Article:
In spite of COVID-19 disruption, Unity Bank grew customers’ deposit portfolio by 38.4 percent to N356.62 billion, up from N257.69 billion filed in 2019. This indicates market acceptance of the bank’s product offerings and series of technological integration launched during the year under review to ease banking challenges, especially as the world struggles with the COVID-19 pandemic.
Bismarck J. Rewane, the Managing Director and Chief Executive Officer of Financial Derivatives Company Limited, who spoke during the earnings call on Monday, said Unity Bank is operating like a tier I bank despite its obvious limitations and highlighted the broad-based growth the bank has recorded in recent years.
The economic think tank further explained that if the bank’s N4 billion revaluation loss is added to profit after tax declared, the bank would have declared N6 billion. This does not include the adjustments made by the Central Bank of Nigeria to the interest rate charged on agric loans that eroded interest income on loans by over 30 percent.
Nasdaq Set To Launch Options Trading For Coinbase Global
Less than a week after the largest crypto exchange in the U.S. Coinbase was listed, Nasdaq is set to start trading options for Coinbase Global.
According to Reuters, a representative for Coinbase stated that the COIN.O options will start trading on Nasdaq on Tuesday, April 20.
The launch of equity options will offer a new way for investors to bet on the fortunes of Coinbase. Equity options represent the right, but not the obligation, to buy or sell a stock at a certain price, known as the strike price, on or before an expiration date.
The news follows Coinbase’s direct listing, which saw the firm’s stock fluctuate between a valuation of $429.54 and $310 on its first day of trading.
It was reported that the Chief Executive Officer of Coinbase, Brian Armstrong sold less than 2% of his holdings which worth about $292 million in shares on COIN’s first day of trading. According to filings made with the U.S. Securities and Exchange Commission, Armstrong sold 749,999 shares in three batches at prices ranging from $381 to $410.40 per share for total proceeds of $291.8 million.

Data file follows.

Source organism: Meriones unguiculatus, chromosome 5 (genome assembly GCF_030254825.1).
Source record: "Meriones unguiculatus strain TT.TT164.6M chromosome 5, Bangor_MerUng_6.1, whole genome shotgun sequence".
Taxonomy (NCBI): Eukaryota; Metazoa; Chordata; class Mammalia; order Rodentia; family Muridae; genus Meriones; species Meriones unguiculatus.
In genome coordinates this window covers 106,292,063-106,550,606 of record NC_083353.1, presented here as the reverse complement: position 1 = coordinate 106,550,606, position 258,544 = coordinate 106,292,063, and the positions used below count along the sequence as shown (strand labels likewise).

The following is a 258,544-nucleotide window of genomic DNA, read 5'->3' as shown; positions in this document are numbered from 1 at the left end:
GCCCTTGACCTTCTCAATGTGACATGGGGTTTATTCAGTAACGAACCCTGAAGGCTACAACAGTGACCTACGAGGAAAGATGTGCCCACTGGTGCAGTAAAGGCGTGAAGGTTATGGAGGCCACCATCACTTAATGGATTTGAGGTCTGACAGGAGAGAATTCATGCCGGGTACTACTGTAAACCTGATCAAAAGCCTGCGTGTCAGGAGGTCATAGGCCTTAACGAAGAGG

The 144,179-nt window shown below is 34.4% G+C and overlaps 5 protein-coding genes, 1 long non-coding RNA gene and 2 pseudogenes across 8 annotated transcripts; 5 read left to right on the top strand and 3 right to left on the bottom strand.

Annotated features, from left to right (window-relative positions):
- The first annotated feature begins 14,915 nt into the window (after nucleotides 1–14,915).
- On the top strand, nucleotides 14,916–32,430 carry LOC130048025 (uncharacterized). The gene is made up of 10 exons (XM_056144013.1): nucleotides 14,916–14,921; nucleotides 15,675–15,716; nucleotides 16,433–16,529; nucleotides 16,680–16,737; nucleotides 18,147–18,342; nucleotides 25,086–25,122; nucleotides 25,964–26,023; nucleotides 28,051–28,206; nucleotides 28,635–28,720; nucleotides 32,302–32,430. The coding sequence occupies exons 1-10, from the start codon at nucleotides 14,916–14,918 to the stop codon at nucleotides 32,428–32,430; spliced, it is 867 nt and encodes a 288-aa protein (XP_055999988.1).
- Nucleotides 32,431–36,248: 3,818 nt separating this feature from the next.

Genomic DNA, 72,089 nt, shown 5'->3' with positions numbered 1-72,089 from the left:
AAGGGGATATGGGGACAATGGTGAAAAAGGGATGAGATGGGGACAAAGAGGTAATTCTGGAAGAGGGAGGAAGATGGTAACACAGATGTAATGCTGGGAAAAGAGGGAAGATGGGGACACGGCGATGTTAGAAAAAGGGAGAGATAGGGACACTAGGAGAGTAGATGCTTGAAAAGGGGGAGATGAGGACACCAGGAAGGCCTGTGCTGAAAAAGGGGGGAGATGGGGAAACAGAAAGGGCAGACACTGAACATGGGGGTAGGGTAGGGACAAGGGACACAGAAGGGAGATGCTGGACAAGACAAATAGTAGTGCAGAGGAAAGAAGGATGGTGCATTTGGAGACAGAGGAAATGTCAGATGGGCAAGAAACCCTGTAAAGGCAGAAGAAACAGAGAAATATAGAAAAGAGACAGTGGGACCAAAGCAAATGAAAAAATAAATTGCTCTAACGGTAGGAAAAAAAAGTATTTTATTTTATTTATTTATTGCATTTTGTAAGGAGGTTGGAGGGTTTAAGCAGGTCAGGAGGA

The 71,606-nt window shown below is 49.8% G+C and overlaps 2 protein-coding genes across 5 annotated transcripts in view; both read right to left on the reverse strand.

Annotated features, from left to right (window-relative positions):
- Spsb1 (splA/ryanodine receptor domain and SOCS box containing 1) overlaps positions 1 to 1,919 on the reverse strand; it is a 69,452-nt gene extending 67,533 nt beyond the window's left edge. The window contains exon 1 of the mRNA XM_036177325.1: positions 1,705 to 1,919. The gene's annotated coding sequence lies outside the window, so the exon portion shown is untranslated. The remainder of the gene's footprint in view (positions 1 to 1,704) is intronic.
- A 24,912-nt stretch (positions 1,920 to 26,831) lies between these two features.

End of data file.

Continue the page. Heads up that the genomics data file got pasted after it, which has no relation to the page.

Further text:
It was also reported that insiders dumped nearly $5 billion in COIN stock shortly after it was listed. Filings on the Coinbase Investor Relations website showed a total of 12,965,079 shares were sold by insiders, worth over $4.6 billion at COIN’s $344 share price at close on Friday.
Yahoo Finance reported the stock has slumped 22.5% from a high of $429.54 on April 14 to a current after-hours trading price of $332.75 where it appears to have settled after Monday’s trading session.
On April 20, Coinbase Pro announced that will add support for new trading pairs for Basic Attention Token (BAT), Cardano (ADA), Decentraland (MANA), and USDC from April 20. The four assets will be paired with three fiat currencies (USD, EUR, GBP), BTC, and ETH, with limited trading functionality to be made available while market liquidity is assessed at launch.
Unity Bank Grows Asset by 67.90% to N492.02 Billion, As Gross Earnings Hit N42.71 Billion in FY 2020
Unity Bank Plc grew its assets base to N492.02billion representing a significant increase of 67.90% from the N293.05 billion of total assets value recorded in 2019. This is even as the agric-focused lender declared gross earnings of N42.71 billion within the period under review.
A review of the Bank’s audited results for full-year ended 31 December 2020, released to the Nigerian Stock Exchange, showed that the Bank improved its bottom line marginally as Profit After Tax, PAT stood at N2.09 billion. Profit Before Tax, PBT closed at N2.22 billion, in a year that was defined by the unmitigated impact of global pandemic characterized by disruptions in business activities and the general downturn that resulted in revenue/returns dip in major leading sectors globally.